In the meantime, review the full proposal, individual design renderings + inspiration, traffic impact study, and notes from the July neighborhood meeting by clicking here.

Frontier Airlines adding flights from Cleveland Hopkins to Charleston, S.C., San Francisco; dropping Portland

CLEVELAND, Ohio – Low-cost carrier Frontier Airlines is adding Charleston, South Carolina, to its roster of destinations from Cleveland starting in early May, and will resume flying to San Francisco.At the same time, the airline is ending service to Portland, Oregon.The carrier will also fly year-round from Cleveland Hopkins to Sarasota, Florida, and Punta Cana in the Dominican Republic, two destinations that recently debuted as winter-only routes....

CLEVELAND, Ohio – Low-cost carrier Frontier Airlines is adding Charleston, South Carolina, to its roster of destinations from Cleveland starting in early May, and will resume flying to San Francisco.

At the same time, the airline is ending service to Portland, Oregon.

The carrier will also fly year-round from Cleveland Hopkins to Sarasota, Florida, and Punta Cana in the Dominican Republic, two destinations that recently debuted as winter-only routes.

In a recent phone call, Frontier’s Daniel Shurz, senior vice president of commercial, outlined a series of network additions in Cleveland, which he called “amongst our most successful cities.”

Frontier, known for its low base fares and fee-for-service pricing, has grown rapidly in Cleveland since United Airlines pulled its hub here in 2014.

Among the additions:

* Twice-weekly flights to Charleston, starting May 2. The flights will run Thursdays and Sundays. An introductory sale on the route includes one-way fares starting at $39, if purchased by 11:59 p.m. Tuesday. The Cleveland flights leave at 3:13 p.m., landing in Charleston at 5:15 p.m. The flights from Charleston depart at 6:15 p.m., arriving in Cleveland at 8:12 p.m.

* A return to San Francisco International Airport, a destination it dropped in 2017, in part because of competition on the route from United Airlines. “The overall environment has improved since we pulled out,” said Shurz. “We think it’s a good time to return.” The new route will operate three times a week, on Tuesdays, Thursdays and Sundays, starting April 30. The flight from Cleveland leaves at 3:33 p.m., arriving in San Francisco at 5:54 p.m. The flight from SFO departs at 9:36 p.m., landing in Cleveland at 5:20 a.m. Sale fares on this route start at $79 one way.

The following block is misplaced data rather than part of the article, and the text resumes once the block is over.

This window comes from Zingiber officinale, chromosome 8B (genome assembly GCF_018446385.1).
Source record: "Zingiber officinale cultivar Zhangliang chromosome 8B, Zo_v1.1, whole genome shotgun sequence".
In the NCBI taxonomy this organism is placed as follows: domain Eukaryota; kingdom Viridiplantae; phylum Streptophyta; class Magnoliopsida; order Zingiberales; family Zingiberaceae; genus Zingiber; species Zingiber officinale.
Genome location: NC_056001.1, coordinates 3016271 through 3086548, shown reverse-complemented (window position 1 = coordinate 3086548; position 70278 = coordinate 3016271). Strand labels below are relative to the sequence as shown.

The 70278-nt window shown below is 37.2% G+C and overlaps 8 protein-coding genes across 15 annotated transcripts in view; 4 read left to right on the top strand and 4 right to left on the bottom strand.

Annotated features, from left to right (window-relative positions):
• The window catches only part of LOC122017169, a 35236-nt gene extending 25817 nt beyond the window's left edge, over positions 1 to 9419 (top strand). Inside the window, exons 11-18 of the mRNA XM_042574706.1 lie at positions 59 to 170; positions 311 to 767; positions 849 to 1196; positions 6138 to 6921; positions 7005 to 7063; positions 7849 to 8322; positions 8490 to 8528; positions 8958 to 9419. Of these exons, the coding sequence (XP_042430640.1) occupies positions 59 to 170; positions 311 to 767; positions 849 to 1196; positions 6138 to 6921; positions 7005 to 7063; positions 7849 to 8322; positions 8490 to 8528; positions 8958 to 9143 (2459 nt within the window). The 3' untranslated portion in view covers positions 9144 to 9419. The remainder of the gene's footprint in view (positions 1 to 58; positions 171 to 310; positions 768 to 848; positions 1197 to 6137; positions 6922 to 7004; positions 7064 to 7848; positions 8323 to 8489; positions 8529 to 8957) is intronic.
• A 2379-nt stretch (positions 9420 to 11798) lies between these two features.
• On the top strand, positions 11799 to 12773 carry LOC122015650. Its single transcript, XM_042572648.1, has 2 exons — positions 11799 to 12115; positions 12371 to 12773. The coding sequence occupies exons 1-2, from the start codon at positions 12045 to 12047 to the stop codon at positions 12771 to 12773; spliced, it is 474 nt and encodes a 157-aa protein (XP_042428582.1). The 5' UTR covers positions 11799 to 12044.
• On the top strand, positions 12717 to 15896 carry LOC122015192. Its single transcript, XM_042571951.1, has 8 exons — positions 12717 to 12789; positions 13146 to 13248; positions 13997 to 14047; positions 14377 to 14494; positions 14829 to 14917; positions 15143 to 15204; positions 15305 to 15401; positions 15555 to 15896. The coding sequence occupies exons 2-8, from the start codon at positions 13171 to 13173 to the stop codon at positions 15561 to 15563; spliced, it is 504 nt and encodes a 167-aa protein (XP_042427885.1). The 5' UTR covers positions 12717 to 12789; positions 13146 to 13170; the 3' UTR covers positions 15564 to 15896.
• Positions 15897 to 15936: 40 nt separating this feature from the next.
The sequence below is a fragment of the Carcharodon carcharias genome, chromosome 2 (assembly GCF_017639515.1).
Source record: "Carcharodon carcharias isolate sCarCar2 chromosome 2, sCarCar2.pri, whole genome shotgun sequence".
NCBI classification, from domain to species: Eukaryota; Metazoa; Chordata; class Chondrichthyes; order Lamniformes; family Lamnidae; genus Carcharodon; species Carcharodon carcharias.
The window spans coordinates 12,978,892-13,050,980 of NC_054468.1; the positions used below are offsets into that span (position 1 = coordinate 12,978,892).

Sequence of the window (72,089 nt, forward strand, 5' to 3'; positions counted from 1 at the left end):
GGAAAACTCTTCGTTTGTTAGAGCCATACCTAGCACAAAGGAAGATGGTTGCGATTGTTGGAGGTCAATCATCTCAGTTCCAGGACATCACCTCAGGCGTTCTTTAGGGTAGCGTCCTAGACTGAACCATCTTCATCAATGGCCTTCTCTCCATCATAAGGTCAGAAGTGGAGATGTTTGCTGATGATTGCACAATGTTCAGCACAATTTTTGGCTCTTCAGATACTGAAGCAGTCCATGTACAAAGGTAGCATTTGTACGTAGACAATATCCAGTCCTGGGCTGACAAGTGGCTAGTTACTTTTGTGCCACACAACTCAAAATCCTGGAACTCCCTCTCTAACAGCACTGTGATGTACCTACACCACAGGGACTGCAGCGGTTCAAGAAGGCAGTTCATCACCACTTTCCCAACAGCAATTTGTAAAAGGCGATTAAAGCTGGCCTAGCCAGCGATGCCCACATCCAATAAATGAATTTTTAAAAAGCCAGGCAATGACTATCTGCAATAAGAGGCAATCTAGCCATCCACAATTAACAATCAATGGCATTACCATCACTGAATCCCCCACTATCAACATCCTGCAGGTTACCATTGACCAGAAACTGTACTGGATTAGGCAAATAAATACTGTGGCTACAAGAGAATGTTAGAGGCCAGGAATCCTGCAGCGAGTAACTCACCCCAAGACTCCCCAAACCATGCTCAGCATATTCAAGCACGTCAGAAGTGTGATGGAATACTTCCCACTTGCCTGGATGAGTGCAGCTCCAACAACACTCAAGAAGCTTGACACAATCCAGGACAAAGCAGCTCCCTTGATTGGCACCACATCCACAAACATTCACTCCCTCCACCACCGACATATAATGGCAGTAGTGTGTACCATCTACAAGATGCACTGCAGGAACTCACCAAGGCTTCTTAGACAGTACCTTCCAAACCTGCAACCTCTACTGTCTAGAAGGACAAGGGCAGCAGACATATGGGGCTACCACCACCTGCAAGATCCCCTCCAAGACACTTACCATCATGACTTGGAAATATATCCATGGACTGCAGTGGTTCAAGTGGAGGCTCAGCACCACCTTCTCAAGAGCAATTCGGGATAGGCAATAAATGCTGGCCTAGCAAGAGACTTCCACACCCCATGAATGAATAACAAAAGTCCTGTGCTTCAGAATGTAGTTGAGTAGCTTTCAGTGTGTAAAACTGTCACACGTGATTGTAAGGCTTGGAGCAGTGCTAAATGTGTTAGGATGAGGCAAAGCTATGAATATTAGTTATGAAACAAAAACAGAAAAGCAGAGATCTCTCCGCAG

* The extension of two seasonal routes, to Sarasota, Florida, and Punta Cana in the Dominican Republic, to year-round destinations.

In addition, the carrier just reloaded San Diego into the schedule for the summer.

The sole summer reduction from Cleveland is a significant one: nonstop service to Portland, Oregon will not return this summer. Frontier is the only airline flying between Cleveland and Portland.

Shurz said that while peak travel weeks in mid-summer had full planes to Portland, late spring and late summer flights didn’t have high enough occupancy. He did not rule out a return to Portland, but he said he believes there is currently more demand for low-cost service to San Francisco.

United Airlines currently flies nonstop between Cleveland and San Francisco, once or twice a day, depending on the season.

United also offers summer-only, once-a-week service to Charleston, which will start back up again in June, according to the airline.

Frontier added Charleston, on the South Carolina coast, to its route network last February. Cleveland will be Frontier’s seventh destination from the city. “Charleston’s status as a destination continues to grow,” said Shurz. “This looks like an obvious next addition to our route network.”

In addition to the new destinations, Shurz said Frontier is adding frequency to several existing routes from Cleveland, including nonstop service to Austin, Orlando, Phoenix, Raleigh and Tampa.

Shurz said Frontier’s passenger numbers in Cleveland this June are projected to be 35 percent higher than the numbers in June 2018. The carrier will have an average of 11 flights a day out of Cleveland this summer, he said.

In 2018, Frontier was the fifth largest carrier in Cleveland, behind United, Southwest, Delta and American. Frontier, however, has more nonstop destinations – 17 – than any other airline serving Cleveland.

The carrier is adding more than a dozen new airplanes to its fleet this year, and is always looking for new markets, said Shurz. “Cleveland continues to be amongst our most successful cities,” said Shurz. “If Northeast Ohio continues to use our services, then there will be more flights to enjoy in the future.”

Top carriers in Cleveland, 2018 (source: Cleveland Hopkins airport)

CarrierPassengersPercentage of total
United2.51 million26 percent
Southwest1.66 million17.2 percent
Delta1.51 million15.6 percent
American1.49 million15.1 percent
Frontier984,06410.2 percent
Spirit856,9628.9 percent
JetBlue266,6992.77 percent
Allegiant226,9842.35 percent
Air Canada84,0760.87 percent
Wow Air32,9880.34 percent
Icelandair24,8720.26 percent